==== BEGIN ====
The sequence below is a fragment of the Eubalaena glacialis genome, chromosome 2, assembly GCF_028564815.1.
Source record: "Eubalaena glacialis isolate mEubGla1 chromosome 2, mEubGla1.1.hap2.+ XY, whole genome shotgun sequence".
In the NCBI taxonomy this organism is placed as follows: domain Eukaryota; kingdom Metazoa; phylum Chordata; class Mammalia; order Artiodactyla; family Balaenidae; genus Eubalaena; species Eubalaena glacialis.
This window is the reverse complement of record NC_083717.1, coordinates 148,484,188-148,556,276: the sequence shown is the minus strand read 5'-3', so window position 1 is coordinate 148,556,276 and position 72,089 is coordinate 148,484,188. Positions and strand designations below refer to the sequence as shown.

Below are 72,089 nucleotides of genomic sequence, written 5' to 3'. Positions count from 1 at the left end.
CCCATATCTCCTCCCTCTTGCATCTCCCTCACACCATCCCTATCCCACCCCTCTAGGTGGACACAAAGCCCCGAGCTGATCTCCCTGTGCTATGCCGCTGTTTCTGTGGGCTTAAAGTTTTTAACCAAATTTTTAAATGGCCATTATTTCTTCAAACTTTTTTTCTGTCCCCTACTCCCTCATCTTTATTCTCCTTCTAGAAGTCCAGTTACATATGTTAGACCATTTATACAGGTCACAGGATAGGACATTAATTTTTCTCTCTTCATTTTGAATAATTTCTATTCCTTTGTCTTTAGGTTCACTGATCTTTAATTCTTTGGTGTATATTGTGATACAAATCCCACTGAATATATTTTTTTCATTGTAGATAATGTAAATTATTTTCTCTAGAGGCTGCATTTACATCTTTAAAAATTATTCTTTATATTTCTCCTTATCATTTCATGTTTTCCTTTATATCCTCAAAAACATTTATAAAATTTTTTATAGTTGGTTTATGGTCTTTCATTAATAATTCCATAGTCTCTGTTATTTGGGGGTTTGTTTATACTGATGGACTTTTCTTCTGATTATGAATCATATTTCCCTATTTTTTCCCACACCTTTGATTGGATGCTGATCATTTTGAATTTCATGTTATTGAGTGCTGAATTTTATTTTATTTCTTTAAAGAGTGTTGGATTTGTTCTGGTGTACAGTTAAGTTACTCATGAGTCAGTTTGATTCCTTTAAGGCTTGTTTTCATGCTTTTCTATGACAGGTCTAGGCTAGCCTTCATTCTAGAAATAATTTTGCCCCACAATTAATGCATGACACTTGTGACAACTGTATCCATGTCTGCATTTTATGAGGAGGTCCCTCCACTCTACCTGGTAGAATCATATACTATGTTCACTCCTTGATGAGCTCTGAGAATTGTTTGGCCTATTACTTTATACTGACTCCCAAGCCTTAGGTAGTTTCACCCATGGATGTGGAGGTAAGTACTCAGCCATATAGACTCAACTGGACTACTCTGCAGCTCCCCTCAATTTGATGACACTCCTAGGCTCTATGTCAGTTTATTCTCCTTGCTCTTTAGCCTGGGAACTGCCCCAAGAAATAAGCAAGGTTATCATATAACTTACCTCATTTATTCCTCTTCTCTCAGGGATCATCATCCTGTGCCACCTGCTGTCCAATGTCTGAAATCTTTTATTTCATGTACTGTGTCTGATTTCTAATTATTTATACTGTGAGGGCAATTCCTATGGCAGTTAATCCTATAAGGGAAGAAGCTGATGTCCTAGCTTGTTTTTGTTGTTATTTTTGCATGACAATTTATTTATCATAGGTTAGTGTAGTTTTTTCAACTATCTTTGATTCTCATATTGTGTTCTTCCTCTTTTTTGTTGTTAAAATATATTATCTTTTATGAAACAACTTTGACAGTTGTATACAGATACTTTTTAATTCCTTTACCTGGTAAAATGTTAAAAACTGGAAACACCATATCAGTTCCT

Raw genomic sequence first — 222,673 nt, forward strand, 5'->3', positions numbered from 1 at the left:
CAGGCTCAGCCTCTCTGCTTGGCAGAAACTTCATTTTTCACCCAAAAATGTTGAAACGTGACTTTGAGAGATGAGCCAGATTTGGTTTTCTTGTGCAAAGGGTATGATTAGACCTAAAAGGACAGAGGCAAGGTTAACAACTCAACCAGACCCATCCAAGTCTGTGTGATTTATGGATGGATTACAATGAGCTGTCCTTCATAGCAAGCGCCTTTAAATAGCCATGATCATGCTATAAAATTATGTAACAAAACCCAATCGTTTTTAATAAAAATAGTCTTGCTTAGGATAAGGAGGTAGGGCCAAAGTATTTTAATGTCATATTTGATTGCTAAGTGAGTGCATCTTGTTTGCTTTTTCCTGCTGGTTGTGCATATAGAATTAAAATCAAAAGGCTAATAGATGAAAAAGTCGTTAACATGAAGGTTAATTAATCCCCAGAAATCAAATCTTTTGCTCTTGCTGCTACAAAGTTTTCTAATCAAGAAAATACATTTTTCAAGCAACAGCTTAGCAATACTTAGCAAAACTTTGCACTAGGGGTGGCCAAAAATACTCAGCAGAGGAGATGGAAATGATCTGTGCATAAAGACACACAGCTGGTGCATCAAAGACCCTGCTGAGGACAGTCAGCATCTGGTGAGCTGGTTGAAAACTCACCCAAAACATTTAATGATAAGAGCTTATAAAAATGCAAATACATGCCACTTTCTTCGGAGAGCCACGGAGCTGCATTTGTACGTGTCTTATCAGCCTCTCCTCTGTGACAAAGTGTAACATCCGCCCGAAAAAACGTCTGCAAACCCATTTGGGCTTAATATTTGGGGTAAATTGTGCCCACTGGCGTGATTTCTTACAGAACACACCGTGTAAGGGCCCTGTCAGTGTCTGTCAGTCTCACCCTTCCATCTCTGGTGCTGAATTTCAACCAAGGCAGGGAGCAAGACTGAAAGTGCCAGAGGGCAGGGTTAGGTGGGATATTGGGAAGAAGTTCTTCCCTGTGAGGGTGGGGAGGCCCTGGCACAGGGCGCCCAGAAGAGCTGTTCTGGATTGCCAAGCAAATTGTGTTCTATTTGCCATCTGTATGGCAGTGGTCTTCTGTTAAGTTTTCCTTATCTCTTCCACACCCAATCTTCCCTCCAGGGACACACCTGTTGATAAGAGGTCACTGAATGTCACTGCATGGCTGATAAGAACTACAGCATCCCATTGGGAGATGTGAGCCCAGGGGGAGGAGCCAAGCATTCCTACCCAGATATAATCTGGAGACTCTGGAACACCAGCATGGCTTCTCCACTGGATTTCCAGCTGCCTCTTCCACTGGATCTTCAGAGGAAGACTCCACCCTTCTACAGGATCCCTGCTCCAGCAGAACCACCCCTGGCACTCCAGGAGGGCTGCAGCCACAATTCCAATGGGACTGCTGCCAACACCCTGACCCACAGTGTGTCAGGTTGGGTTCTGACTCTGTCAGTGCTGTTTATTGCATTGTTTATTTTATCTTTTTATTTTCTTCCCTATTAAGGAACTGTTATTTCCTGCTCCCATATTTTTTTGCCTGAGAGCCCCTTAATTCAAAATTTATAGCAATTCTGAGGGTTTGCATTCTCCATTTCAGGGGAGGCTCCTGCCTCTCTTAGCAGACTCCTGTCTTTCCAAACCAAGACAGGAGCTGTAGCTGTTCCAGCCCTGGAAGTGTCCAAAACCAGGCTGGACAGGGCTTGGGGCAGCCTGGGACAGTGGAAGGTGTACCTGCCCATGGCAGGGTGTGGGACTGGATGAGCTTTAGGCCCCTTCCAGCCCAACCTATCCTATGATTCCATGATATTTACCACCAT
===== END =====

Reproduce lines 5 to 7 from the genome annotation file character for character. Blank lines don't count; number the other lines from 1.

Below are 72,089 nucleotides of genomic sequence, written 5' to 3'. Positions count from 1 at the left end.
CCCATATCTCCTCCCTCTTGCATCTCCCTCACACCATCCCTATCCCACCCCTCTAGGTGGACACAAAGCCCCGAGCTGATCTCCCTGTGCTATGCCGCTGTTTCTGTGGGCTTAAAGTTTTTAACCAAATTTTTAAATGGCCATTATTTCTTCAAACTTTTTTTCTGTCCCCTACTCCCTCATCTTTATTCTCCTTCTAGAAGTCCAGTTACATATGTTAGACCATTTATACAGGTCACAGGATAGGACATTAATTTTTCTCTCTTCATTTTGAATAATTTCTATTCCTTTGTCTTTAGGTTCACTGATCTTTAATTCTTTGGTGTATATTGTGATACAAATCCCACTGAATATATTTTTTTCATTGTAGATAATGTAAATTATTTTCTCTAGAGGCTGCATTTACATCTTTAAAAATTATTCTTTATATTTCTCCTTATCATTTCATGTTTTCCTTTATATCCTCAAAAACATTTATAAAATTTTTTATAGTTGGTTTATGGTCTTTCATTAATAATTCCATAGTCTCTGTTATTTGGGGGTTTGTTTATACTGATGGACTTTTCTTCTGATTATGAATCATATTTCCCTATTTTTTCCCACACCTTTGATTGGATGCTGATCATTTTGAATTTCATGTTATTGAGTGCTGAATTTTATTTTATTTCTTTAAAGAGTGTTGGATTTGTTCTGGTGTACAGTTAAGTTACTCATGAGTCAGTTTGATTCCTTTAAGGCTTGTTTTCATGCTTTTCTATGACAGGTCTAGGCTAGCCTTCATTCTAGAAATAATTTTGCCCCACAATTAATGCATGACACTTGTGACAACTGTATCCATGTCTGCATTTTATGAGGAGGTCCCTCCACTCTACCTGGTAGAATCATATACTATGTTCACTCCTTGATGAGCTCTGAGAATTGTTTGGCCTATTACTTTATACTGACTCCCAAGCCTTAGGTAGTTTCACCCATGGATGTGGAGGTAAGTACTCAGCCATATAGACTCAACTGGACTACTCTGCAGCTCCCCTCAATTTGATGACACTCCTAGGCTCTATGTCAGTTTATTCTCCTTGCTCTTTAGCCTGGGAACTGCCCCAAGAAATAAGCAAGGTTATCATATAACTTACCTCATTTATTCCTCTTCTCTCAGGGATCATCATCCTGTGCCACCTGCTGTCCAATGTCTGAAATCTTTTATTTCATGTACTGTGTCTGATTTCTAATTATTTATACTGTGAGGGCAATTCCTATGGCAGTTAATCCTATAAGGGAAGAAGCTGATGTCCTAGCTTGTTTTTGTTGTTATTTTTGCATGACAATTTATTTATCATAGGTTAGTGTAGTTTTTTCAACTATCTTTGATTCTCATATTGTGTTCTTCCTCTTTTTTGTTGTTAAAATATATTATCTTTTATGAAACAACTTTGACAGTTGTATACAGATACTTTTTAATTCCTTTACCTGGTAAAATGTTAAAAACTGGAAACACCATATCAGTTCCT

Raw genomic sequence first — 222,673 nt, forward strand, 5'->3', positions numbered from 1 at the left: